Courtesy of Hiakai
Courtesy of Hiakai
Monique Fiso is one of the talented chefs bringing international recognition to New Zealand’s traditional culinary style.
Long overlooked, New Zealand’s traditional ingredients and techniques are finally gaining international attention thanks to chefs like Monique Fiso.
Māori cuisine has long been overlooked, even at home in New Zealand. The smoky, root-vegetable heavy cooking that relies on seasonally available proteins from the land and sea rarely made its way into modern restaurant kitchens. That’s now starting to change, impelled by Māori chefs who have committed to both elevating the culinary style to the level of fine dining and educating the masses about this traditional cuisine.
One of the chefs blazing the trail is Monique Fiso; many were introduced to her in Netflix’s 2018 foray into televised cooking competitions, The Final Table. The show pitted chefs from different countries against one another, with one country’s cuisine forming the basis of each episode’s challenge. Fiso—whose mother is Māori and father is Samoan—represented New Zealand in the show and took the opportunity to discuss her focus on traditional Māori ingredients, as well as her mission to broaden their appeal.
Eliminated in the sixth episode, Fiso didn’t get much opportunity to showcase her Māori cuisine on television, but she’s now doing so at her new fine dining restaurant Hiakai, located in Te Whanganui a Tara, Aotearoa—more widely known as Wellington, New Zealand.
“Māori cuisine is the indigenous cuisine of New Zealand,” Fiso told the audience in the third episode. “It’s had this perception of being not so sexy and sophisticated . . . with Hiakai, I set out to prove people wrong. And I did.”
Hiakai, which means “being hungry for” or “having a craving for food” in Māori, evolved from a pop-up of the same name that began in 2016. Initially, Fiso’s grassroots culinary effort reached only a handful of people at a time, but when the Netflix show debuted around the same time that her restaurant opened in November 2018, suddenly her message about the importance of Māori cuisine was amplified to millions. “I didn’t even know if anyone would watch it, and suddenly it's like oh OK, quite a few people watched it!” she says. She’s still shocked at her new normal, which involves receiving fan messages from as far afield as Brazil and Mexico while running a jam-packed restaurant that she had never been sure would receive the acclaim she believed it would warrant.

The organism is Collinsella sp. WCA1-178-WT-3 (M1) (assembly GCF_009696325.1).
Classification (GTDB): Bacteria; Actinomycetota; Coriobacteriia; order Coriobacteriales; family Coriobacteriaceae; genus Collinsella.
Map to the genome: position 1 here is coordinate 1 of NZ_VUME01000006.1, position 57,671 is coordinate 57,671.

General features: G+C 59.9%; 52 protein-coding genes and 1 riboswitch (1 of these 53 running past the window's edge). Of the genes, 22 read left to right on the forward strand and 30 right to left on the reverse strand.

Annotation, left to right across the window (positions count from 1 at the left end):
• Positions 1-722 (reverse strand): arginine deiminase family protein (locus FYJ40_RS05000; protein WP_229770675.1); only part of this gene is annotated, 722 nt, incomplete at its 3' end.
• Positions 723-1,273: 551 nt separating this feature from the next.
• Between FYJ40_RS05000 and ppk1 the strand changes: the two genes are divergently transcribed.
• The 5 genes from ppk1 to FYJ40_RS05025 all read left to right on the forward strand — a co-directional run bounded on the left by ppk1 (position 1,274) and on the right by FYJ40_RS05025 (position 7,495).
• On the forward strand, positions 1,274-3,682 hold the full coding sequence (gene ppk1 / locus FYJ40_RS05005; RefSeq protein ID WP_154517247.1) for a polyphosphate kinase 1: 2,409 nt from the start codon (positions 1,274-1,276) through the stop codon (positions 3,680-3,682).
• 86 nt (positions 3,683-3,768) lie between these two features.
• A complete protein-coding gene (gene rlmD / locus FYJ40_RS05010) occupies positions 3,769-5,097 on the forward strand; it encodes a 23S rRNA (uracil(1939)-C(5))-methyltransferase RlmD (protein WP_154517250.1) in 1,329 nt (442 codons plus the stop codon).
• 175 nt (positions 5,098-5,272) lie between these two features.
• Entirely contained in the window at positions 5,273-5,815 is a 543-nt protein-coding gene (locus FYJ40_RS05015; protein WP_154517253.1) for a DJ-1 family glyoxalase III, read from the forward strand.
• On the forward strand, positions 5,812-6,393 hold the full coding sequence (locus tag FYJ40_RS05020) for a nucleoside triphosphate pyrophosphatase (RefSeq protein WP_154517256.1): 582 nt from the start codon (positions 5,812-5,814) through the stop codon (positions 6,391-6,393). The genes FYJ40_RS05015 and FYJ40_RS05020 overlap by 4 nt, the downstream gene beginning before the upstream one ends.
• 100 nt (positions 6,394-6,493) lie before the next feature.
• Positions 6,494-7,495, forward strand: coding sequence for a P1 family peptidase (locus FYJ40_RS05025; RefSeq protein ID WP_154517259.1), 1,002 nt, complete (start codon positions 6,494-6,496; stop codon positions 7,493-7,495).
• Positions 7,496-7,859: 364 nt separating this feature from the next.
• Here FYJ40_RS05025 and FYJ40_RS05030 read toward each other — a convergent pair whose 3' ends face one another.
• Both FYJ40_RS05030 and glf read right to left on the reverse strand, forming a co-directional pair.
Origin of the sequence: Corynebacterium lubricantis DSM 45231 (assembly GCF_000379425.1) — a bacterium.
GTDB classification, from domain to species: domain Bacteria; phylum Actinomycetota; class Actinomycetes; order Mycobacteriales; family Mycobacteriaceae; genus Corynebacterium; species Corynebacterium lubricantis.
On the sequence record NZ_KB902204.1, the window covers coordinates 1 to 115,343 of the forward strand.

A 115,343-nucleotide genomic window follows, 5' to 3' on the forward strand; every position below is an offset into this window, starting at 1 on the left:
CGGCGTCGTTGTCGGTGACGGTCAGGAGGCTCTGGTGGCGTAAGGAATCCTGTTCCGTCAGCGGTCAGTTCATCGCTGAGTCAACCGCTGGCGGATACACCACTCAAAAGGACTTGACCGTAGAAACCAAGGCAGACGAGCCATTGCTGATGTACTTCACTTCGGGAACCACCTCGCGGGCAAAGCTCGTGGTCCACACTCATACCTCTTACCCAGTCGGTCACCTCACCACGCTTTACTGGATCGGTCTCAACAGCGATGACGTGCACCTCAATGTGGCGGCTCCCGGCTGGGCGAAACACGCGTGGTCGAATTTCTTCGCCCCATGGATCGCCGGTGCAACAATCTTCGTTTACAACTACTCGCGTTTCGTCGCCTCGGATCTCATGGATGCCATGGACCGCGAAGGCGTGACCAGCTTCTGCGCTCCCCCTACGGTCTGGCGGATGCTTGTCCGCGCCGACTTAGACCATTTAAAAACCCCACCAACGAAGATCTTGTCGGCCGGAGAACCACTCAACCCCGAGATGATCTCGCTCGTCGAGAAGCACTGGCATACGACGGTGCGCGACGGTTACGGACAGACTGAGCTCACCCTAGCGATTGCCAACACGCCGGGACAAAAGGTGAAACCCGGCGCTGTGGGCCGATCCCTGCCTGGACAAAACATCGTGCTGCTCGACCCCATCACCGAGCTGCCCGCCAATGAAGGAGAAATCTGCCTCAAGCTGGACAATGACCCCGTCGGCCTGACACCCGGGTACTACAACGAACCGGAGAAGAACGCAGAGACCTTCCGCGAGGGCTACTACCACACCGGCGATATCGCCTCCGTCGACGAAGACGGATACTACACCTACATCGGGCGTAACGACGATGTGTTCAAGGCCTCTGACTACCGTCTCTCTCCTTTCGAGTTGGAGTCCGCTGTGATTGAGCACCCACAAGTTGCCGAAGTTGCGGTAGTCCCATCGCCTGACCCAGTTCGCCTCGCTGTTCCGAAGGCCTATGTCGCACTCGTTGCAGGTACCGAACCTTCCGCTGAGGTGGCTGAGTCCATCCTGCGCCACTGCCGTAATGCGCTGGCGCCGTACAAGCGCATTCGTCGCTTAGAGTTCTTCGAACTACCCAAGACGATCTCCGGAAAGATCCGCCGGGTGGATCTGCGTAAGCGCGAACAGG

The show’s competitive chaos braced Fiso for the struggles of running a new kitchen—even such a popular one. “Oh, normal service feels so easy now!” she says. “There’s no clock ticking or a live audience or a bunch of cameras ready to show millions of people the mistake I’m about to make. So it seems pretty calm in comparison.”
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That’s not to say she didn’t face frustrations, starting with the difficulties of sourcing the ingredients for her Māori dishes. “After starting the pop-ups I realized that there actually weren’t a lot of suppliers of indigenous ingredients,” she says. “I spent the next two years building that supply chain and making contacts. That was the hard part.”
The seemingly simple act of securing these ingredients can be a logistical puzzle. Fiso can’t just pick up the phone and order, for instance, mamaku, a collagen-rich fern with a honeyed apple flavor, which she caramelizes and purees into a jelly for petits fours. Instead, she works with forager John McLeod—who she’s frequently turned to over the years for permission to forage on the lands around his marae, or Māori meeting grounds.
Then there’s the tītī bird, a seabird also known as the sooty shearwater, which Fiso buys from hunters who make an annual expedition to a protected island only a few Māori are allowed to access. She’ll put in her order months in advance for a full year’s supply. After their off-the-grid island trip, the hunters preserve the birds in wax and ship them to Fiso, who then scrambles to find space to freeze 50 birds for next 12 months. The tītī birds don’t have much meat, but at Hiakai, their fat is rendered and used for cooking or whipped into a rich butter that is served with bread.